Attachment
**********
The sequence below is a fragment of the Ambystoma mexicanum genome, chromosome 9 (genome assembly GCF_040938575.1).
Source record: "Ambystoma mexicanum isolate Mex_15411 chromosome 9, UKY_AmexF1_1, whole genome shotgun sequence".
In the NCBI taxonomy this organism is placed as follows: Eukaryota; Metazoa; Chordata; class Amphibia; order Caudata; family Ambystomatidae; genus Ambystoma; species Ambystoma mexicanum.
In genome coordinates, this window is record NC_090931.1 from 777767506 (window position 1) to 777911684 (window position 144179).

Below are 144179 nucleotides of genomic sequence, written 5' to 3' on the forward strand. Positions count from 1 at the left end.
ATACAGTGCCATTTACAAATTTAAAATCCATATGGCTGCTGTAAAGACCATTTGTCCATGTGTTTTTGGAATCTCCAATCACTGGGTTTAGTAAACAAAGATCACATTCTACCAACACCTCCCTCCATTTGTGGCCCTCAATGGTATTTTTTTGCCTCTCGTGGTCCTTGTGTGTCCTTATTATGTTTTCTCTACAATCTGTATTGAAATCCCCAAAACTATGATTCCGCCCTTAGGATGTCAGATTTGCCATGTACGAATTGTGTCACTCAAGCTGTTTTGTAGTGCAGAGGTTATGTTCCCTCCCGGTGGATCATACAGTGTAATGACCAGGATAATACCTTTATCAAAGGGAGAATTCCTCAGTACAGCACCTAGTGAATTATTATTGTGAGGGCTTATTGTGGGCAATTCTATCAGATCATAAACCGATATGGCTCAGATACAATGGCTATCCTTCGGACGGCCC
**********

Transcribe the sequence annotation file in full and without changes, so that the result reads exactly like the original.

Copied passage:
The sequence below is a fragment of the Ambystoma mexicanum genome, chromosome 9 (genome assembly GCF_040938575.1).
Source record: "Ambystoma mexicanum isolate Mex_15411 chromosome 9, UKY_AmexF1_1, whole genome shotgun sequence".
In the NCBI taxonomy this organism is placed as follows: Eukaryota; Metazoa; Chordata; class Amphibia; order Caudata; family Ambystomatidae; genus Ambystoma; species Ambystoma mexicanum.
In genome coordinates, this window is record NC_090931.1 from 777767506 (window position 1) to 777911684 (window position 144179).

Below are 144179 nucleotides of genomic sequence, written 5' to 3' on the forward strand. Positions count from 1 at the left end.
ATACAGTGCCATTTACAAATTTAAAATCCATATGGCTGCTGTAAAGACCATTTGTCCATGTGTTTTTGGAATCTCCAATCACTGGGTTTAGTAAACAAAGATCACATTCTACCAACACCTCCCTCCATTTGTGGCCCTCAATGGTATTTTTTTGCCTCTCGTGGTCCTTGTGTGTCCTTATTATGTTTTCTCTACAATCTGTATTGAAATCCCCAAAACTATGATTCCGCCCTTAGGATGTCAGATTTGCCATGTACGAATTGTGTCACTCAAGCTGTTTTGTAGTGCAGAGGTTATGTTCCCTCCCGGTGGATCATACAGTGTAATGACCAGGATAATACCTTTATCAAAGGGAGAATTCCTCAGTACAGCACCTAGTGAATTATTATTGTGAGGGCTTATTGTGGGCAATTCTATCAGATCATAAACCGATATGGCTCAGATACAATGGCTATCCTTCGGACGGCCC